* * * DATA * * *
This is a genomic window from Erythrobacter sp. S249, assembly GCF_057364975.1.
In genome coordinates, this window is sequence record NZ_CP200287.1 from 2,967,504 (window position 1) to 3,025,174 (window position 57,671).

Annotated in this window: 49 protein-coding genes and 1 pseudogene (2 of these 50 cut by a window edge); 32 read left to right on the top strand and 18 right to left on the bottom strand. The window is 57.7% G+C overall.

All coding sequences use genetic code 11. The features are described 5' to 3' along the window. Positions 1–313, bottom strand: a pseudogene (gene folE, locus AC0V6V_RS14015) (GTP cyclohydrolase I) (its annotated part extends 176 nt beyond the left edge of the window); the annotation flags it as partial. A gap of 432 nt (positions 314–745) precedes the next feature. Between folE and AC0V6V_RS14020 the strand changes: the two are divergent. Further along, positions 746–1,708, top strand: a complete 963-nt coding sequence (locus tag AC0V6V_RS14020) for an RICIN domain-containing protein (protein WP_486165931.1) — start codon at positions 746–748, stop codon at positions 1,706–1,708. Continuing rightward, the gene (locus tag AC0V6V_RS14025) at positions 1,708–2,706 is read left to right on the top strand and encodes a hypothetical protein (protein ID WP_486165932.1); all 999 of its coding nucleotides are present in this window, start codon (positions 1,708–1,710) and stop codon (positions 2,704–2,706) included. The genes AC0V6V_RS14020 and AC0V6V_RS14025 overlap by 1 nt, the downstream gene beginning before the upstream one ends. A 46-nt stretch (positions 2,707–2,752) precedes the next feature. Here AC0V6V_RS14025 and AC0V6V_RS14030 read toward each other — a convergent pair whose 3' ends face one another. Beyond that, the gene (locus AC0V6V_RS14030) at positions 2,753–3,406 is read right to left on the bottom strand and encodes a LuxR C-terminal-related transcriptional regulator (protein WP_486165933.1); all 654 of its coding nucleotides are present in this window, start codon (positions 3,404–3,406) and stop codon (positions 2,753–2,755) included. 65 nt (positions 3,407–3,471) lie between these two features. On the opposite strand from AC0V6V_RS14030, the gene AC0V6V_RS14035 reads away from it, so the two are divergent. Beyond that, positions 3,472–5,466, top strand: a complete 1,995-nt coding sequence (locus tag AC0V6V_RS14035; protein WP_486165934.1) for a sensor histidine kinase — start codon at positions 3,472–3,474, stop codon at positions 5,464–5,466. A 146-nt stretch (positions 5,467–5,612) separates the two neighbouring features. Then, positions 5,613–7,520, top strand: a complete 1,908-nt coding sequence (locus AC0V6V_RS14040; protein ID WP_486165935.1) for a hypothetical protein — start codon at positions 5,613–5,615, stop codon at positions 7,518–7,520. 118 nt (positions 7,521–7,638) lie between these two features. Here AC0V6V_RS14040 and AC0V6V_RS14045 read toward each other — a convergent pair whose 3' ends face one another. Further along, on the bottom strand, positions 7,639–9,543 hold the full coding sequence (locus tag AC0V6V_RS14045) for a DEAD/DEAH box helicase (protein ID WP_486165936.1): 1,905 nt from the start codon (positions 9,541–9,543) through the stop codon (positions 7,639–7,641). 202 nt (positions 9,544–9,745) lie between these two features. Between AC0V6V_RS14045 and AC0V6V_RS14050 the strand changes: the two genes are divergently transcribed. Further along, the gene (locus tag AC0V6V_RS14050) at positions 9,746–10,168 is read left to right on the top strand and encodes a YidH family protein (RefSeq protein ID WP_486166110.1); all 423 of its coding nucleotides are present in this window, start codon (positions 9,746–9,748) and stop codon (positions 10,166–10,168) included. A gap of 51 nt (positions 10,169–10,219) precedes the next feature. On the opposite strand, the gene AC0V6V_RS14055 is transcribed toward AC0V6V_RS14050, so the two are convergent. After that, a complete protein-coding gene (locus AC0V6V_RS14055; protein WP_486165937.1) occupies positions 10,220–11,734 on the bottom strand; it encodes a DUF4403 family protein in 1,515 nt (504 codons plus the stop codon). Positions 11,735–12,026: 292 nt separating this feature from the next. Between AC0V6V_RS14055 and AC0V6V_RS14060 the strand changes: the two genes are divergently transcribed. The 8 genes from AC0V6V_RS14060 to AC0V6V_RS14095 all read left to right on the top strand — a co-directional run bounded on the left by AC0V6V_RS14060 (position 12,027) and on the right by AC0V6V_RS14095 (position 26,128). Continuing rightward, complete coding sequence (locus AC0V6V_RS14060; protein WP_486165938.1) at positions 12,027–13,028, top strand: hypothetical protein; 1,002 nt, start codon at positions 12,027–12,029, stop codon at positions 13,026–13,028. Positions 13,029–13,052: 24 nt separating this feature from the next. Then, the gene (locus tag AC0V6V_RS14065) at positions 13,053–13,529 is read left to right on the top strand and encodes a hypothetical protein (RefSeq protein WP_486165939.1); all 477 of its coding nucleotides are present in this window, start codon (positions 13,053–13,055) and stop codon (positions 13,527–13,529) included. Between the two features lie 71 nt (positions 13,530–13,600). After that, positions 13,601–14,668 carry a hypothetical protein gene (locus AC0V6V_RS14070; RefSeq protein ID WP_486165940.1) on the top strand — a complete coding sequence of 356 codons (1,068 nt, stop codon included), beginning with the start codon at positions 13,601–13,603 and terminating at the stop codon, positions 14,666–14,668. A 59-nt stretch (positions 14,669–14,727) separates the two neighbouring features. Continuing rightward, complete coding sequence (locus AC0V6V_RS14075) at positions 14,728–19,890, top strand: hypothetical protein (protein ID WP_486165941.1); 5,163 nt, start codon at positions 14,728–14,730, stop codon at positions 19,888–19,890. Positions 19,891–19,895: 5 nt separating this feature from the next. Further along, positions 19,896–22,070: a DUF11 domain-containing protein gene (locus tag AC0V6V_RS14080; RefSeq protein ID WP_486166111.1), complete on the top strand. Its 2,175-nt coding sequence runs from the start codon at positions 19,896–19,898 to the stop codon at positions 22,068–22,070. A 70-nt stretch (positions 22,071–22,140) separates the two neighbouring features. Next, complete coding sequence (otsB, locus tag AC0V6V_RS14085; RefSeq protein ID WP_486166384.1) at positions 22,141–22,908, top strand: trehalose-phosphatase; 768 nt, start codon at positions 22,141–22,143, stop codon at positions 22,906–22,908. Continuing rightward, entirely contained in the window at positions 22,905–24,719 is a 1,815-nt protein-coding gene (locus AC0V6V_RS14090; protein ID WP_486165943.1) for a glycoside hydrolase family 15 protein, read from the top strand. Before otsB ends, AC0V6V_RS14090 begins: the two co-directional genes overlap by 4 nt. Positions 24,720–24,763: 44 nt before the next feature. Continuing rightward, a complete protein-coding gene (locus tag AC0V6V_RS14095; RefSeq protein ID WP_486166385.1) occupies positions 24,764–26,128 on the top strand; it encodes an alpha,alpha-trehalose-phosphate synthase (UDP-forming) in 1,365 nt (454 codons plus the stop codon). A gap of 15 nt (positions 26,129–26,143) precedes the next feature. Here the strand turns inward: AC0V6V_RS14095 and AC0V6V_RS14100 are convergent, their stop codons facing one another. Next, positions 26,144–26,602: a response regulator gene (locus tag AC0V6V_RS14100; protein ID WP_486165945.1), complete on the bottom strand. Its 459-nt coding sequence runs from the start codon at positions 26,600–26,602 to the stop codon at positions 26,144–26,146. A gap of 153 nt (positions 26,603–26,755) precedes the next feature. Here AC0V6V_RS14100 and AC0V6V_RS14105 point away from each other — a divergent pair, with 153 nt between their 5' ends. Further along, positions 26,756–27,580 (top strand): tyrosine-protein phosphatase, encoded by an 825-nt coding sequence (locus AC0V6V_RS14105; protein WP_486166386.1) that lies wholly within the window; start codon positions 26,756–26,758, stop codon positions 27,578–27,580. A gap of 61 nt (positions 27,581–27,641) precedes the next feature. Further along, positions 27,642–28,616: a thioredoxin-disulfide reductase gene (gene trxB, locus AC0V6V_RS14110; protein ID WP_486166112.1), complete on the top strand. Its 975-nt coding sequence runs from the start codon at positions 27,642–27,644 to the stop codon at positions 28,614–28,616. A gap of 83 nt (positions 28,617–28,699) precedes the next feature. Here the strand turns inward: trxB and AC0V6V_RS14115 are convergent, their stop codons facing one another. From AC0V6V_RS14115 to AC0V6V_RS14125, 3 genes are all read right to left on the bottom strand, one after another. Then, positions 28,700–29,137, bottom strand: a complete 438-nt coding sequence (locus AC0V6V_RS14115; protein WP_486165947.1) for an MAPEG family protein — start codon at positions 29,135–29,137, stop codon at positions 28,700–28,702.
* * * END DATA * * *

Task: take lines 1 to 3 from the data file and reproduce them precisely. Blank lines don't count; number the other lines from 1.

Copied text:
This is a genomic window from Erythrobacter sp. S249, assembly GCF_057364975.1.
In genome coordinates, this window is sequence record NZ_CP200287.1 from 2,967,504 (window position 1) to 3,025,174 (window position 57,671).

Annotated in this window: 49 protein-coding genes and 1 pseudogene (2 of these 50 cut by a window edge); 32 read left to right on the top strand and 18 right to left on the bottom strand. The window is 57.7% G+C overall.